Well, plenty, to be honest, if you take her seriously. She posits a world inhabited by fickle, shallow people. Her heroes are characters with no understanding of selflessness, nor empathy. If Mark Haddon had written about her heroes everyone would assume they suffered from Aspergers and feel sorry for them. But he didn't, and in Rand's hands they just seem socially incompetent and detestably self-involved. Those characters with altruistic feelings, who are never heroes, are misguided and deeply unsatisfied, and are often simply characters to confound the heroes' progressions. Anyone who is not a hero is a cipher character.

Almost every scene in this novel is composed of one or two characters astonished (or, completely un-astonished, Rand only writes in extremes) by something they can't quite understand in someone else's expression, while the plot trudges along slowly, irregardless of whether the characters can 'grasp' the situation or not. Quasi-philosophical conversations abound, but not often enough to ever truly explore the ideas, as if Rand is trying to prove that nobody, unless a hero, is capable of using their own reason sensibly.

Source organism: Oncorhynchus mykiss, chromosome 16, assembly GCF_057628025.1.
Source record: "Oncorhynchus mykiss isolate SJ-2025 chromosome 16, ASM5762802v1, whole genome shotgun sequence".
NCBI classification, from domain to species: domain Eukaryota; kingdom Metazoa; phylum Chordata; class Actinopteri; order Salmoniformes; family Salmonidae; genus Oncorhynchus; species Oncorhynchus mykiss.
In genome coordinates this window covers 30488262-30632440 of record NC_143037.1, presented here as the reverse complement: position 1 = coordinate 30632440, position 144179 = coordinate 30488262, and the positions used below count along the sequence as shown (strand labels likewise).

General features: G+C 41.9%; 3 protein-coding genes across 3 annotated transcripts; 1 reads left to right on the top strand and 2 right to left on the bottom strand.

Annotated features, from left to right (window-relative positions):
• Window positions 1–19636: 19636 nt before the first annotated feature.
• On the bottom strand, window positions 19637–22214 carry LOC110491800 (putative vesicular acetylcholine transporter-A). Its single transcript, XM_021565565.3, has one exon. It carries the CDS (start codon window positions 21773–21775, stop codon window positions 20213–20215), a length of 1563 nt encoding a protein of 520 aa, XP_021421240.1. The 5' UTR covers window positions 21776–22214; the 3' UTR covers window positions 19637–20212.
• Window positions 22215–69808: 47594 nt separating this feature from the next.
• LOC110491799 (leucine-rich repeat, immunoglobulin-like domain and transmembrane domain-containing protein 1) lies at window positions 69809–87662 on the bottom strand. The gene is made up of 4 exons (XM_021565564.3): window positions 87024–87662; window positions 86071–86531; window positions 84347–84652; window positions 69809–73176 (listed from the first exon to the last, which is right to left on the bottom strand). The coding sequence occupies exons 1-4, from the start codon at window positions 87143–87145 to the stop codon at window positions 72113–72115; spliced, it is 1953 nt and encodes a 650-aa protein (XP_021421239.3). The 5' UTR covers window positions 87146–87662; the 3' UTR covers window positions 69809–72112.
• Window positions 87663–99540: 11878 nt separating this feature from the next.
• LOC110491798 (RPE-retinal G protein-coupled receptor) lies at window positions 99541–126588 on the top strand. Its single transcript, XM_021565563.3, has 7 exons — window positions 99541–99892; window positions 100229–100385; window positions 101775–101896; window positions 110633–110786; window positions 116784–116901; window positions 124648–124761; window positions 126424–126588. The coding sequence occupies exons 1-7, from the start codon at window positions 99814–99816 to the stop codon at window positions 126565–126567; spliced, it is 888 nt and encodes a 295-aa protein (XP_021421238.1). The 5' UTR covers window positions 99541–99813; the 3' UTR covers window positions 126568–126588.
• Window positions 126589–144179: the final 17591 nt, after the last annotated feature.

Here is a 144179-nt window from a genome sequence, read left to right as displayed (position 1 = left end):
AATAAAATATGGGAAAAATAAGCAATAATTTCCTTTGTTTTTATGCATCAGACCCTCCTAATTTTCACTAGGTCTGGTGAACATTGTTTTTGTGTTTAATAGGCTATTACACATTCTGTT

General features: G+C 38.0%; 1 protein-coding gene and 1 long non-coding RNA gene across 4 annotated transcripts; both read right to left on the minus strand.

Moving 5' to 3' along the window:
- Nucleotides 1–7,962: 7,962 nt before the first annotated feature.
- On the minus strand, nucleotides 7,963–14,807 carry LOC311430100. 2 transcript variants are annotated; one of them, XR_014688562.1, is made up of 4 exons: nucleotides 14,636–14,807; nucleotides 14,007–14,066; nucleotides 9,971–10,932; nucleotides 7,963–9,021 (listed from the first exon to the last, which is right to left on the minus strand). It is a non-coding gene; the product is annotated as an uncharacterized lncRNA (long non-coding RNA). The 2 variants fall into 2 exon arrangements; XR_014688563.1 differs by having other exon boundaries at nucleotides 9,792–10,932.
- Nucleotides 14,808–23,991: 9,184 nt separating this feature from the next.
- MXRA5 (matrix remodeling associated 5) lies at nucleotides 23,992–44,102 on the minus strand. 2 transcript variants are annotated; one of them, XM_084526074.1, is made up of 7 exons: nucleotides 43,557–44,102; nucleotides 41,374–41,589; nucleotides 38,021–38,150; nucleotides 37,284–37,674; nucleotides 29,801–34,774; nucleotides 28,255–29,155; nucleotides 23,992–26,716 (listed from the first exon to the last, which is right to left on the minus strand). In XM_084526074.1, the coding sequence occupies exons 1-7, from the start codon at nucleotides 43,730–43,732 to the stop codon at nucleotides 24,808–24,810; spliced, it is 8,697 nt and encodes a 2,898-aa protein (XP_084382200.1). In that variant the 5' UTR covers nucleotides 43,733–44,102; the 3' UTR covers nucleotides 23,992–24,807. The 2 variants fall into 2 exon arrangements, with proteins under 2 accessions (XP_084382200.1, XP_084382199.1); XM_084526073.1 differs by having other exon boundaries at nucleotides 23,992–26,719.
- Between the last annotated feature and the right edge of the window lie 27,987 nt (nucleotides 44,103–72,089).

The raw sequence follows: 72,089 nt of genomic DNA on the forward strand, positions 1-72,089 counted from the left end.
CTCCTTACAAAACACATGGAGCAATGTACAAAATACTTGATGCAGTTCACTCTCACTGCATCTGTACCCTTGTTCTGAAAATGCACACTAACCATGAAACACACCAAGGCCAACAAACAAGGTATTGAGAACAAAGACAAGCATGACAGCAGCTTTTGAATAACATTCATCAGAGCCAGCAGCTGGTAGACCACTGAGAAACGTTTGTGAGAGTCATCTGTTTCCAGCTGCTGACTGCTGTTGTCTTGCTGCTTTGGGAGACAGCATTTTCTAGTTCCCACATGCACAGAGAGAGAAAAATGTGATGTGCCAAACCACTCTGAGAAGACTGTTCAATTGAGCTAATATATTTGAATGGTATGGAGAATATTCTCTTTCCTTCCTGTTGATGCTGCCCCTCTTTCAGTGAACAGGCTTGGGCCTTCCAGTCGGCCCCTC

I can accept that some readers might not see this as too wrong in itself, maybe just a bit nasty, and short-sighted. Everyone sees the world from different perspectives. But that, too, is short-sighted, and surprisingly against Rand's own (misguided) 'ideal' of a world governed purely by reason.

She has said herself that she doesn't write her characters as people, but as embodiments of ideas, or ideals. Whether this is intentional, or merely a practical view of a poor writing style is entirely up to you to decide (I go with the latter, simply because I can imagine her egotism blinding her view of her own prose). But it is a dangerous writing style because it completely dehumanizes the characters. Abstracting philosophical ideas to view them unbounded is one thing. Doing this gave us maths, and science and pointed out the many limitations of language as a exploratory tool. But to philosophise about social sciences with so little concern for other people, to generate a single-minded fantasy world populated by personified ideas removes the humanity from philosophy, and that is dangerous.

None of the characters go about this almost clueless meandering with more intensity than the protagonist, Dagny Taggart. At first, it seems easy to estimate Dagny as Rand's attempt at a feminist character. She's strong minded, strong willed, willing to work her way to success in what is clearly a patriarchal society. What could be wrong in that. How can someone clearly of the view that a woman's place in society is equal to man's begin to approach the realms of misogyny?